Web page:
On that point, the change in setting is also crucial. Lookwell never leaves Los Angeles, the better to heighten the contrast between the delusional Lookwell and the world-weary cops and ordinary citizens he encounters in the course of his sleuthing. The L.A. of Lookwell feels like a real city with real problems, and the pilot directs almost all its comedic ire toward the show’s acting community, the members of which are depicted as the only ones gullible enough to go along with Lookwell’s insanity. The Grinder, on the other hand, moves Dean to Boise, where even the judges are sufficiently impressed by his star power to let him pretend to be a lawyer in actual court.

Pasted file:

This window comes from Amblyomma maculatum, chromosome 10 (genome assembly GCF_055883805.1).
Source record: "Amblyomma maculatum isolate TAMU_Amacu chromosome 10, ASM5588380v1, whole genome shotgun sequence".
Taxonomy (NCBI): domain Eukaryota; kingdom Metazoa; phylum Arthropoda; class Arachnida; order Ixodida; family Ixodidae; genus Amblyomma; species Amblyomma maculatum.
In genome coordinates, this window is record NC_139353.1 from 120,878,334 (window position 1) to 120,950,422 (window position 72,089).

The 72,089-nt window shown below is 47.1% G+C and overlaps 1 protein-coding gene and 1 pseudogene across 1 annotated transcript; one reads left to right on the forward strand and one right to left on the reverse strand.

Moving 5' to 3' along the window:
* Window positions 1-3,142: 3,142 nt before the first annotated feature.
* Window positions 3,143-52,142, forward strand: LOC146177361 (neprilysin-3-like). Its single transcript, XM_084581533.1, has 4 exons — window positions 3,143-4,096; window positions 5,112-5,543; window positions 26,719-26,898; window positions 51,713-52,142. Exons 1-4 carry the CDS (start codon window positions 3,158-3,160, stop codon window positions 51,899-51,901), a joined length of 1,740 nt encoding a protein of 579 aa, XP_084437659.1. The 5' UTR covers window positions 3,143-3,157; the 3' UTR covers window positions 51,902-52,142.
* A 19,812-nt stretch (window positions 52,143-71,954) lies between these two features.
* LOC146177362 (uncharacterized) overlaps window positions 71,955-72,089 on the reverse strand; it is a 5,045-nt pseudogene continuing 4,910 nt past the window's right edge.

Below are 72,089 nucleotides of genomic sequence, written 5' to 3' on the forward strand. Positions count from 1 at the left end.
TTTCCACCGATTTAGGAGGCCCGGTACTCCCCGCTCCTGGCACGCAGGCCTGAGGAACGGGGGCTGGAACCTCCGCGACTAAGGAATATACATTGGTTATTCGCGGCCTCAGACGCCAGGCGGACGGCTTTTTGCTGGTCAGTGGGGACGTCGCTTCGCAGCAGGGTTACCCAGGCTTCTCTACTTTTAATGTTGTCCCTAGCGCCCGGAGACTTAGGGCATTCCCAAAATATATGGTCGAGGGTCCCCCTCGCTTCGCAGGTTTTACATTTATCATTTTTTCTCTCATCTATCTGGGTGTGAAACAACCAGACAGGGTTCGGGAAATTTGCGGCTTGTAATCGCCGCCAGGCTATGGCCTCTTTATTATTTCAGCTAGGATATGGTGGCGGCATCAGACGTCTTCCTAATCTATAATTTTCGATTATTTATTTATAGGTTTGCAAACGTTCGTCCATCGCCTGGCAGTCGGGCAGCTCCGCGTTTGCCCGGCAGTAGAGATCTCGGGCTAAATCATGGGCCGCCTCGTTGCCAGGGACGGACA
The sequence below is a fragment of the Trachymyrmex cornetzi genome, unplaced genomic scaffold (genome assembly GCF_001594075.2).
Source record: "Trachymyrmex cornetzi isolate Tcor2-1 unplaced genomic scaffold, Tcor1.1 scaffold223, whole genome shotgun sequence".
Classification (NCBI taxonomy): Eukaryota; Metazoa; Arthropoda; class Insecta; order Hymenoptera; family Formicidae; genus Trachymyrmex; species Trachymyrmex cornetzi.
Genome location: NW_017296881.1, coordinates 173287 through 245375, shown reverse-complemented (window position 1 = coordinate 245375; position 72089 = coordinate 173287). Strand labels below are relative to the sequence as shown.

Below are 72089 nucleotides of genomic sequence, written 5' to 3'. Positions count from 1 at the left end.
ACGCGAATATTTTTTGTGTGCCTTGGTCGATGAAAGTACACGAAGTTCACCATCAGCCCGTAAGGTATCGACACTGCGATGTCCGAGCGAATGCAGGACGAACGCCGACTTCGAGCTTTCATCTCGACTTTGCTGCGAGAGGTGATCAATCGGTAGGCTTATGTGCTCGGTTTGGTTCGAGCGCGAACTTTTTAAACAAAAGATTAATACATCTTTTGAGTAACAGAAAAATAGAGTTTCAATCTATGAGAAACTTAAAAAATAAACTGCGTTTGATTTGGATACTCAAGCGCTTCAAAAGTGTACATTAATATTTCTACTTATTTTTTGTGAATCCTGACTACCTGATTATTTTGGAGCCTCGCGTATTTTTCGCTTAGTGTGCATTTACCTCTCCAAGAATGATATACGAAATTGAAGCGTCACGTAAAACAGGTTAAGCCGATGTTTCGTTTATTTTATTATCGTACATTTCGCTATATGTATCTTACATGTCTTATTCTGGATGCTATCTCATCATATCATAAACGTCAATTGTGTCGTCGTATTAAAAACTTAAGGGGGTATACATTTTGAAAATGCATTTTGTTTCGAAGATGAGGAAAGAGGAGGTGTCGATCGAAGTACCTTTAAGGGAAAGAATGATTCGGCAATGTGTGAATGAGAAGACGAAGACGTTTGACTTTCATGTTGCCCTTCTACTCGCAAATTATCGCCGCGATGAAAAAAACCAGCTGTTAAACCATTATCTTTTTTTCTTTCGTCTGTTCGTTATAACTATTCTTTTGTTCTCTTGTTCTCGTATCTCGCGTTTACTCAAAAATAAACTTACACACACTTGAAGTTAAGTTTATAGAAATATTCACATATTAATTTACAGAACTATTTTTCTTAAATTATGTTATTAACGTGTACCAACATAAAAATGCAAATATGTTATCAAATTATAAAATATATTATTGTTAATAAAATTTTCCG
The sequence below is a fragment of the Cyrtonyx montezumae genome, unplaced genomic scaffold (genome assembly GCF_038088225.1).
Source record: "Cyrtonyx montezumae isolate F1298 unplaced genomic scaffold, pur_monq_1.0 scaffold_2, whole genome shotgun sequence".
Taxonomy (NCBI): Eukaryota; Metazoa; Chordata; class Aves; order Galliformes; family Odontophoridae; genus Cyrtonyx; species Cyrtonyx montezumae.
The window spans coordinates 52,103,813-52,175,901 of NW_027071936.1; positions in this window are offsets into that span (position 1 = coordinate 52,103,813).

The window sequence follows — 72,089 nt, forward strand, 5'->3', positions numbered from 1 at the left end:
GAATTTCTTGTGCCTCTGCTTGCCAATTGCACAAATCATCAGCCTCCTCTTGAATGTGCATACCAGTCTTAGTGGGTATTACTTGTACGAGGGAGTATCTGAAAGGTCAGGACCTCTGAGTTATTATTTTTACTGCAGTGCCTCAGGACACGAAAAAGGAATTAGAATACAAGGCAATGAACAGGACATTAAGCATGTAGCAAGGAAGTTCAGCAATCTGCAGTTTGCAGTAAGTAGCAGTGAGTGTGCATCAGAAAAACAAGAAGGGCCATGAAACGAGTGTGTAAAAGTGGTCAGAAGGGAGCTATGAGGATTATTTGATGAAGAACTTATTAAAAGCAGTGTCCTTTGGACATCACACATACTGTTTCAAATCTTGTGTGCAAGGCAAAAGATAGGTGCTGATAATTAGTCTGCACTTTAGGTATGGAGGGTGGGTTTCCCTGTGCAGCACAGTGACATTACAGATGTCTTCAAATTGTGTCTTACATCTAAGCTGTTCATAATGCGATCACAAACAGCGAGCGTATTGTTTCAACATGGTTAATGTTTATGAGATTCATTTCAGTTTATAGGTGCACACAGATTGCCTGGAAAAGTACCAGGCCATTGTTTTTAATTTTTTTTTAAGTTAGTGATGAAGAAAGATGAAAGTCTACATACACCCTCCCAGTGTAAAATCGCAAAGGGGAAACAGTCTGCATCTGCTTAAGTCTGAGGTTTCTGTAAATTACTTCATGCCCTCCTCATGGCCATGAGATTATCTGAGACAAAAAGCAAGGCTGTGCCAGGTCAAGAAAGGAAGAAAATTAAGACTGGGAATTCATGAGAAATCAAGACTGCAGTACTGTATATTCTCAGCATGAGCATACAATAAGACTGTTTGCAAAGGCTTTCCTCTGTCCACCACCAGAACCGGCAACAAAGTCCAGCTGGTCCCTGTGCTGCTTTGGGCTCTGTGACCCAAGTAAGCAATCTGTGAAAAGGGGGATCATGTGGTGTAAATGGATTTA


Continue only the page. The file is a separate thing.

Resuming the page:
The show doesn’t go too far in depicting its Idahoans as small-town rubes. Rather, The Grinder presents Boise as a small enough place that the presence of a big TV star wanting to practice law would be treated as an exciting novelty, and that even those locals who should technically know better see no reason not to just go with the flow and have a bit of fun. The Grinder intentionally keeps its legal drama as low-stakes as possible: One of the first season’s best episodes finds Dean taking on Olyphant—playing an exaggerated version of himself, who in this world stars in the spin-off The Grinder: New Orleans—in a battle of fake lawyering skill, with the buddies of Dean’s father serving as a bored, de facto jury. By contrast, Lookwell archly impersonates an L.A.-set cop show, meaning there’s a lower limit to how frivolous it can be. Cars being stolen from dealerships represent just about the least serious, most victimless crimes possible—one shudders to imagine Ty Lookwell bumbling his way through, say, a murder case.